Most customs duties will be gradually reduced to nothing by 2017 if the cabinet approves the recommendations by Finance Minister Yuval Steinitz and Industry, Trade and Labor Minister Shalom Simhon. The original recommendations of the Trajtenberg Committee on socioeconomic change were to remove most customs duties by 2013.
The Manufacturers Association and other business groups object strongly to the cuts in duties, saying they were worried that many companies would not survive the change and many workers would lose their jobs. The two ministers met in a bid to address the industrialists' concerns.
Customs on items not made in Israel and raw materials for industry will be canceled next year, said sources involved in the discussions. Other goods will see duties reduced gradually, though customs duties on cars are not expected to be lowered. Customs on agricultural products were not included in the deal and are being discussed by a separate committee.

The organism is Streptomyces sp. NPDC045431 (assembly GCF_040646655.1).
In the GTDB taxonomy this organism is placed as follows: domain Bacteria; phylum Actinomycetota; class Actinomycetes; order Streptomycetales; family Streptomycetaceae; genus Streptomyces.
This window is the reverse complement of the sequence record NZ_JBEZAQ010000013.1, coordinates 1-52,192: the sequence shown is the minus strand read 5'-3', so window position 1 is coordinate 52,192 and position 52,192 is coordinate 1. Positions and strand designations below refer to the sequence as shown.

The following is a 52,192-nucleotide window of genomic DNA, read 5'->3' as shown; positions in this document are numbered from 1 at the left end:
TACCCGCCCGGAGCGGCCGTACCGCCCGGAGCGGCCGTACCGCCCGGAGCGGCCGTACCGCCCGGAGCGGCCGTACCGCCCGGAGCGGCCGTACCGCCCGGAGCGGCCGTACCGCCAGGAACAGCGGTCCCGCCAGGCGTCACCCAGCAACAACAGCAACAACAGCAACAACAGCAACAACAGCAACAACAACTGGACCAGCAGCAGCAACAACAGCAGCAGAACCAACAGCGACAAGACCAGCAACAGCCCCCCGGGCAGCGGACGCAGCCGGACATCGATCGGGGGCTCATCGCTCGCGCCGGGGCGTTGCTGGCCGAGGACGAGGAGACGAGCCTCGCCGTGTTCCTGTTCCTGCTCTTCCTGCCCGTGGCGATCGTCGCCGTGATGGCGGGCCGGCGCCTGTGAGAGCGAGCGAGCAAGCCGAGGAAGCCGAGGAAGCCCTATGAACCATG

The Industry and Trade Ministry will attempt to open trade negotiations with a number of countries such as China, India and South Korea on mutually reducing duties and increasing trade. But it is likely that such deals will not be implemented quickly and most products will see a 10% drop in duties in 2013 and a further 15% in 2014. In 2015, the finance minister will be able to decide whether to continue reducing customs.
The original Trajtenberg recommendations were for a 50% reduction next year and the rest the year after.
The cabinet will not debate the recommendation limit the use of anti-dumping measures, due to manufacturers objections.
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